January 26, 2021

What Are Benefits and Key Issues for Pre-Employment Testing?

Pre-Employment Testing

Pre-Employment Testing

Pre-employment tests can help screen candidates. While there is no doubt about the utility of testing for screening candidates to select the best candidates for employment, you can face legal issues if tests are not reliable, valid, or improperly implemented.

Let’s first look at the benefits-

Pre-employment testing has numerous benefits in modern practices of hiring. Especially while advertising for job vacancies, companies receive a huge number of applications. Pre-employment testing helps to hire the best candidates among them.

Here are some other benefits of pre-employment testing:

  • Screening of candidates based on abilities:

Such tests are used to screen applicants to jobs and may involve testing of knowledge, cognitive abilities, work skills, motor and physical abilities, emotional intelligence, personality, and integrity and language proficiency

  • To select the best:

Testing is used by companies to identify candidates, who are most likely to succeed in job roles and to screen the unqualified.

  • Save money and time:

By helping companies to identify candidates, who have the chances of performing well on the jobs, such testing can lead to more company benefits like saving cost and time in the recruitment process, improving morale and decreasing turnover.

Issues in Pre-Employment Testing-

Once an employer decides to use pre-employment testing in the hiring process, the question is- how to gain maximum out of it? The recruiter comes face to face with following issues:

  • Which tests to select?

The validity and effectiveness of such tests is the criterion of ‘job relatedness.’ Tests of Pre-hire type should measure traits, abilities, and skills, which are relevant to the particular job. Improper test selection will end up in wrong selection methodology and lack of legal compliance.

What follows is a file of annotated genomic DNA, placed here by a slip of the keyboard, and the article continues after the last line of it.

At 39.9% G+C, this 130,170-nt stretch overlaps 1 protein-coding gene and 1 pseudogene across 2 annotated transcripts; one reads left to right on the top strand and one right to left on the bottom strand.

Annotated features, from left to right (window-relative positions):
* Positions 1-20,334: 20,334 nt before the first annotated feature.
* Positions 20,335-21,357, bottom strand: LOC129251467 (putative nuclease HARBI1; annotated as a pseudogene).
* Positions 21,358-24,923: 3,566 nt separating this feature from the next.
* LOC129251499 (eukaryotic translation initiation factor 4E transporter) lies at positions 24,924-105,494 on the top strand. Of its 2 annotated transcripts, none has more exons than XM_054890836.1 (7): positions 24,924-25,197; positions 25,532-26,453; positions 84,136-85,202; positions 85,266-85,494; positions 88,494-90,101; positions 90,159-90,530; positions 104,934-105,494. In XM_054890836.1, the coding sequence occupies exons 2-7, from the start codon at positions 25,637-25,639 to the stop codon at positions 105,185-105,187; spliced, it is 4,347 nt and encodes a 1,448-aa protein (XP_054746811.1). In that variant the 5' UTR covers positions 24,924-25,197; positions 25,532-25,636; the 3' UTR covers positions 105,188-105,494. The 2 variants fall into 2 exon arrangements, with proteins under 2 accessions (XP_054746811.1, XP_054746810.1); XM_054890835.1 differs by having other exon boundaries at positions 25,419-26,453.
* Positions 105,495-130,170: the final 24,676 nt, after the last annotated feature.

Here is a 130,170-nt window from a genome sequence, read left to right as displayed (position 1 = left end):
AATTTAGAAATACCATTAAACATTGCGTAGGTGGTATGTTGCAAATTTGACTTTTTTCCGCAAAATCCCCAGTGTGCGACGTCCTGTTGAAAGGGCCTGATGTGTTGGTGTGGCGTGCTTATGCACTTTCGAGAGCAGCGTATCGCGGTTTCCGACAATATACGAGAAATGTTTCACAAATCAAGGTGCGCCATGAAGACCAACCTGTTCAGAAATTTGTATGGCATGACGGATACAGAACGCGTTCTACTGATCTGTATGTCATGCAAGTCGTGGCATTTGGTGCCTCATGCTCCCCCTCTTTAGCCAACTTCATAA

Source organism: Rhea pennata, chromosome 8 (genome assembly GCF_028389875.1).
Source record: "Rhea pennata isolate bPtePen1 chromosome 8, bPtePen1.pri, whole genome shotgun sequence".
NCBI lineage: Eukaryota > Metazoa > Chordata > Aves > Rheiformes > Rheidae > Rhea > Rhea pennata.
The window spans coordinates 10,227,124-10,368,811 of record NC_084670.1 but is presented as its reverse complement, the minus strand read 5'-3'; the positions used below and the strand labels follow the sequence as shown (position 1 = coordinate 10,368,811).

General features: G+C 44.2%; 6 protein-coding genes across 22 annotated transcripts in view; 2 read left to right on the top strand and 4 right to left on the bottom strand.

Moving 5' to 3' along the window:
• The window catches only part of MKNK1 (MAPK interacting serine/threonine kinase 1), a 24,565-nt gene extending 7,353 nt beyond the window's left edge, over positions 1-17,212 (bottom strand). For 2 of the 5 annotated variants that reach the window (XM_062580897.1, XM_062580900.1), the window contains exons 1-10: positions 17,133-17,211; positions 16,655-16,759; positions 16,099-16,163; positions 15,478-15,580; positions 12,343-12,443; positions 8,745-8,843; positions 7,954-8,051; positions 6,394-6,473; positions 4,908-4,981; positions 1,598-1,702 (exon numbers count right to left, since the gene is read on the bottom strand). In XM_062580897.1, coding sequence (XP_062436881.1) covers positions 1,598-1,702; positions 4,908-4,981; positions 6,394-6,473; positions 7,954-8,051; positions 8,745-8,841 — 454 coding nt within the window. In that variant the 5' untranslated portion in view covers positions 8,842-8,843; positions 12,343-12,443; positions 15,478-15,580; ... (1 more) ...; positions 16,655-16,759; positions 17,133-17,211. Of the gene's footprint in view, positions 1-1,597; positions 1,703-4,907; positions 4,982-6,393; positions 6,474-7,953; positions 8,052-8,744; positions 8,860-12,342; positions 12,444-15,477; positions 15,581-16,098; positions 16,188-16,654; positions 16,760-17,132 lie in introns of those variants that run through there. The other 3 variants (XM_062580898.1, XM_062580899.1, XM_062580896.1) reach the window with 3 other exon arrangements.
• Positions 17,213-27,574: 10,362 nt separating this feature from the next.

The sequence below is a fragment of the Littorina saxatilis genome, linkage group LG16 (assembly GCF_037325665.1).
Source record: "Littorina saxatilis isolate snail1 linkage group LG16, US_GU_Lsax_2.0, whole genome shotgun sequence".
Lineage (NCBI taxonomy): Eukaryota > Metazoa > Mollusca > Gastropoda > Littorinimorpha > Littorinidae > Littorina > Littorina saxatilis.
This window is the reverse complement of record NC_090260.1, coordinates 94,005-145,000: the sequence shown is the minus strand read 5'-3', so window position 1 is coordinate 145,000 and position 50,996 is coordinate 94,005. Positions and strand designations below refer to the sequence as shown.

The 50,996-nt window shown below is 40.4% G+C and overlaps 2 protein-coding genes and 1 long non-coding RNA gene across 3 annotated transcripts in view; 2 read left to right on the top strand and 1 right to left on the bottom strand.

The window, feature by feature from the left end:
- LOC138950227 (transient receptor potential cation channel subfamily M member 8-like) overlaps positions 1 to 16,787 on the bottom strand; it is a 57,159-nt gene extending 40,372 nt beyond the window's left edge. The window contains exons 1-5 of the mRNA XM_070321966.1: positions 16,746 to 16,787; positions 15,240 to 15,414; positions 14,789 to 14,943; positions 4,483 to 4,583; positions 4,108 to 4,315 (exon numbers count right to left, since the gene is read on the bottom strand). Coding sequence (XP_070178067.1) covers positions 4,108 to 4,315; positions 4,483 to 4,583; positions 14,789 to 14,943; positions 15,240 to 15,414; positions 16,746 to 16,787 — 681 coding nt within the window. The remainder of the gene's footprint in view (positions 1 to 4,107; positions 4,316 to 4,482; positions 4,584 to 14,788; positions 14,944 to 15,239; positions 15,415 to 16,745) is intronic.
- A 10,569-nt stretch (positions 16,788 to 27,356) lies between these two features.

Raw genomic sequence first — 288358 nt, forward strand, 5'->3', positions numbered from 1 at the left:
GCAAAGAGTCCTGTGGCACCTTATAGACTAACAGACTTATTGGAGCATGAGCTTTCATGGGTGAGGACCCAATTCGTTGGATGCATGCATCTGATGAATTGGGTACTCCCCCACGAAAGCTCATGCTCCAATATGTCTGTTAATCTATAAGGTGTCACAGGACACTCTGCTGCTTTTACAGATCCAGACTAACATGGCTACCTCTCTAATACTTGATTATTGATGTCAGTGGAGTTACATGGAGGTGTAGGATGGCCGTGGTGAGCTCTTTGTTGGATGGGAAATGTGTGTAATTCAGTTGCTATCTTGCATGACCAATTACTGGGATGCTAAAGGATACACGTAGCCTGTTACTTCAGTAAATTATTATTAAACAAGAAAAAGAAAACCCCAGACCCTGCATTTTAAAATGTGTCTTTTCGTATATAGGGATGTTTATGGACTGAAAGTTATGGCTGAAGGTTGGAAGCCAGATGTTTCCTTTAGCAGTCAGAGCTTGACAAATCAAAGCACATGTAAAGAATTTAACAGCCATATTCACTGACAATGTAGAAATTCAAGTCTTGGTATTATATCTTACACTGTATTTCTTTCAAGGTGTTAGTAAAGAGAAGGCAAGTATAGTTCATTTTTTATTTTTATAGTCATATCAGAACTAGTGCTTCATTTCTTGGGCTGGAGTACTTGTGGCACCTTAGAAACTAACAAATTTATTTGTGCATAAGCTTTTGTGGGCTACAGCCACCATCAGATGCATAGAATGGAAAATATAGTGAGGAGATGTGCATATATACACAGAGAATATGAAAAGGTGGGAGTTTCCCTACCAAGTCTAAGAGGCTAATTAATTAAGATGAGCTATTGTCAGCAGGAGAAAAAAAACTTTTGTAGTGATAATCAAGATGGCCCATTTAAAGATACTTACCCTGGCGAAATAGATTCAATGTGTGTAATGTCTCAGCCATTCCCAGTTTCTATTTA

The typical best practice in employment testing is to do an analysis of job requirement, prior to testing candidates for the job. After defining such job analysis, it becomes easier to choose the right tests.

Some tests measure general abilities of a candidate like critical thinking, learning ability, and problem-solving and may suit a number of jobs. Other tests like the Programming assessment tool are meant to test talent of the candidate in specific job-related skills like basic programming. Such tests must not be used to assess capability for any other job.

  • When to use tests?

After deciding on kind of tests, companies must now decide at which stage of hiring process the tests must be administered. There may be many factors impacting this decision, but HR experts generally recommend testing of applicants as soon as possible.

When used early in the hiring process, it is a reliable and effective way to collect objective data prior to deciding which early candidates must move on to the next stage of recruitment.

  • How much testing is suitable?

The next stage is to decide how many tests to administer. For attracting the best talent, companies should worry about how they are perceived by candidates

As per studies by Criteria Corp, it has also been found that candidates complete such tests very less frequently when test length exceeds 40 minutes. It seems that this is the point when ‘test fatigue’ sets in, to discourage candidates.

  • Setting up minimum cut-off scores

Establishing a high cut-off score is good when the company has an extensive pool of applicants. In such cases, employers do well in being selective, and cut-off criteria are a very good time saver. But take note that setting cut-offs is both a science and an art.

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